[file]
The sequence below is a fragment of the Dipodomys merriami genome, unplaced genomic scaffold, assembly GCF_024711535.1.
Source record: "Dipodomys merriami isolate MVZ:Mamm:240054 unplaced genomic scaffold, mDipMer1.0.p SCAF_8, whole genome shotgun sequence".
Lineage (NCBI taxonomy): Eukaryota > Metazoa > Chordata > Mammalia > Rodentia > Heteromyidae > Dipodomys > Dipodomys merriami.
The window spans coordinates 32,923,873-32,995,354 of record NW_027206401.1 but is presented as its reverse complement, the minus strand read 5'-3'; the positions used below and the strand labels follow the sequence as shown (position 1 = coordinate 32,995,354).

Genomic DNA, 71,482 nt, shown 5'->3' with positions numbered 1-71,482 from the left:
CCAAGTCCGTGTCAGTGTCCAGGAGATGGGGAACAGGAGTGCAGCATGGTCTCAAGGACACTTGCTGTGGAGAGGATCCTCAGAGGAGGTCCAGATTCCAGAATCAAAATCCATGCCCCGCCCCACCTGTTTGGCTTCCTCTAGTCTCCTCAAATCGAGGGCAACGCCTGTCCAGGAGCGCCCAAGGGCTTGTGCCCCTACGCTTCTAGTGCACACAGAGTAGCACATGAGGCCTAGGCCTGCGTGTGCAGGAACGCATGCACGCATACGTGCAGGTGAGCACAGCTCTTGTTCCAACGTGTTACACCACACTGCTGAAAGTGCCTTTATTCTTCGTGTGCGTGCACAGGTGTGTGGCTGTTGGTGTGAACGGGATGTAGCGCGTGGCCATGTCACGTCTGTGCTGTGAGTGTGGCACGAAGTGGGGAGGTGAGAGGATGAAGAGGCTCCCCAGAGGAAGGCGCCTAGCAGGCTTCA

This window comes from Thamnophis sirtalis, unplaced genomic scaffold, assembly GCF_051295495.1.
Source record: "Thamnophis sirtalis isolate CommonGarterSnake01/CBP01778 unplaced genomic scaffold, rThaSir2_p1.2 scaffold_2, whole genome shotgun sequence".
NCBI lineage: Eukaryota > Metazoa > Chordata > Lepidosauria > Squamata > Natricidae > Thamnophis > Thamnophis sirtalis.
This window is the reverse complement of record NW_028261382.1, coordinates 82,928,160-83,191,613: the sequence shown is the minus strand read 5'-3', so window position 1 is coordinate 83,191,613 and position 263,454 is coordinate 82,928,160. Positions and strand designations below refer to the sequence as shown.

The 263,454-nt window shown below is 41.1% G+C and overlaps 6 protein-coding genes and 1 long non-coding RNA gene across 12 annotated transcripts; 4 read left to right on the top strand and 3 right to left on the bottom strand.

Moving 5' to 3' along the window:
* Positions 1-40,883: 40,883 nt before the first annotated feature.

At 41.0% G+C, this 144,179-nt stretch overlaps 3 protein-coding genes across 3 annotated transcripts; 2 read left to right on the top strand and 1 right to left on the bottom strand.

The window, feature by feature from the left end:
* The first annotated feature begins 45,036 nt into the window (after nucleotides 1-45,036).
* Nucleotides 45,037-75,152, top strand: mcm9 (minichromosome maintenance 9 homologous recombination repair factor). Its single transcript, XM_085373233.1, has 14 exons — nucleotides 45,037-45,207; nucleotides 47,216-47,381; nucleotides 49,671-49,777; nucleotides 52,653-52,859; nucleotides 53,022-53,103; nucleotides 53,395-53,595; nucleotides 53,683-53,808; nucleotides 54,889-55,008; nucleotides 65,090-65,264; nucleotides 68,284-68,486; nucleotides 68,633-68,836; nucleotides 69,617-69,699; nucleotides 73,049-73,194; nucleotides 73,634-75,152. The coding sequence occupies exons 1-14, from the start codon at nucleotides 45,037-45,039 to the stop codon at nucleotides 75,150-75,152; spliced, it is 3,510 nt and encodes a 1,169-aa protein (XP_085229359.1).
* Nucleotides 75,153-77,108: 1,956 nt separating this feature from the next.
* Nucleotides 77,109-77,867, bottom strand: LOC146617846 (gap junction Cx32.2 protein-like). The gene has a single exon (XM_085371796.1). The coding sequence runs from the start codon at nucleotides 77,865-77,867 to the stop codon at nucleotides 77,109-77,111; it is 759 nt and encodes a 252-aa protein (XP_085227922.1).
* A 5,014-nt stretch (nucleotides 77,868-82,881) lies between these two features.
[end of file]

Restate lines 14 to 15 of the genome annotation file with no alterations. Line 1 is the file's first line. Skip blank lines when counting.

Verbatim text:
At 41.0% G+C, this 144,179-nt stretch overlaps 3 protein-coding genes across 3 annotated transcripts; 2 read left to right on the top strand and 1 right to left on the bottom strand.

The window, feature by feature from the left end: